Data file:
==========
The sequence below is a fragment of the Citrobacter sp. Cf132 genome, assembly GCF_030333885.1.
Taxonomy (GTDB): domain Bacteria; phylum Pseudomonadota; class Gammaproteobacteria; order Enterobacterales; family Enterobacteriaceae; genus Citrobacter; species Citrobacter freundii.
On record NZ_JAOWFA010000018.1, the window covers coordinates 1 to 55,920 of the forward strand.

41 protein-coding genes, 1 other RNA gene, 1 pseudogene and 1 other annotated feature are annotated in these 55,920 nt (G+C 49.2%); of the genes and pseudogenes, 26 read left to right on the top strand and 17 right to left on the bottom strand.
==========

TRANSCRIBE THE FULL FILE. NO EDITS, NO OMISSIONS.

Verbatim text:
The sequence below is a fragment of the Citrobacter sp. Cf132 genome, assembly GCF_030333885.1.
Taxonomy (GTDB): domain Bacteria; phylum Pseudomonadota; class Gammaproteobacteria; order Enterobacterales; family Enterobacteriaceae; genus Citrobacter; species Citrobacter freundii.
On record NZ_JAOWFA010000018.1, the window covers coordinates 1 to 55,920 of the forward strand.

41 protein-coding genes, 1 other RNA gene, 1 pseudogene and 1 other annotated feature are annotated in these 55,920 nt (G+C 49.2%); of the genes and pseudogenes, 26 read left to right on the top strand and 17 right to left on the bottom strand.